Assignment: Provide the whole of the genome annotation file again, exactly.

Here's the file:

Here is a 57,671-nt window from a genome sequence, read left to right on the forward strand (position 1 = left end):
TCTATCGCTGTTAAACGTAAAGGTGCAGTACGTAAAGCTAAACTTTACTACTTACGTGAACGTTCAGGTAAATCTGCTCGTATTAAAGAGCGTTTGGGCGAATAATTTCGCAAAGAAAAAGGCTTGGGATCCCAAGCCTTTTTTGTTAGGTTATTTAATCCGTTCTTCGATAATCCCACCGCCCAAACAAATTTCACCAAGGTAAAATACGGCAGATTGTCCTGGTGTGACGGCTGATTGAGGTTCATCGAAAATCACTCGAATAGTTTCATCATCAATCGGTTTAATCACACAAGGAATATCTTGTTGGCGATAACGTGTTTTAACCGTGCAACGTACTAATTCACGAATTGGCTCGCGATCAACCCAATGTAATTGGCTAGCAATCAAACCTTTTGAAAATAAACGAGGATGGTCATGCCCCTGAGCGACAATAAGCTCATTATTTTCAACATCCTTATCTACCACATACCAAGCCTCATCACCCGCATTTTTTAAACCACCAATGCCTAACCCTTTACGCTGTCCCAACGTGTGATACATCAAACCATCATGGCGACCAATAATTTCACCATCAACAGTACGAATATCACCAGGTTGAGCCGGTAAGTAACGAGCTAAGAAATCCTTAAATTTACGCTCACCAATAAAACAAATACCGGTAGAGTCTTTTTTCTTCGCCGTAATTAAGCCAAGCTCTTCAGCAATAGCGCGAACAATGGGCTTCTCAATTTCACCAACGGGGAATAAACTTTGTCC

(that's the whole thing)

Here is a 57,671-nt window from a genome sequence, read left to right on the forward strand (position 1 = left end):
TCTATCGCTGTTAAACGTAAAGGTGCAGTACGTAAAGCTAAACTTTACTACTTACGTGAACGTTCAGGTAAATCTGCTCGTATTAAAGAGCGTTTGGGCGAATAATTTCGCAAAGAAAAAGGCTTGGGATCCCAAGCCTTTTTTGTTAGGTTATTTAATCCGTTCTTCGATAATCCCACCGCCCAAACAAATTTCACCAAGGTAAAATACGGCAGATTGTCCTGGTGTGACGGCTGATTGAGGTTCATCGAAAATCACTCGAATAGTTTCATCATCAATCGGTTTAATCACACAAGGAATATCTTGTTGGCGATAACGTGTTTTAACCGTGCAACGTACTAATTCACGAATTGGCTCGCGATCAACCCAATGTAATTGGCTAGCAATCAAACCTTTTGAAAATAAACGAGGATGGTCATGCCCCTGAGCGACAATAAGCTCATTATTTTCAACATCCTTATCTACCACATACCAAGCCTCATCACCCGCATTTTTTAAACCACCAATGCCTAACCCTTTACGCTGTCCCAACGTGTGATACATCAAACCATCATGGCGACCAATAATTTCACCATCAACAGTACGAATATCACCAGGTTGAGCCGGTAAGTAACGAGCTAAGAAATCCTTAAATTTACGCTCACCAATAAAACAAATACCGGTAGAGTCTTTTTTCTTCGCCGTAATTAAGCCAAGCTCTTCAGCAATAGCGCGAACAATGGGCTTCTCAATTTCACCAACGGGGAATAAACTTTGTCC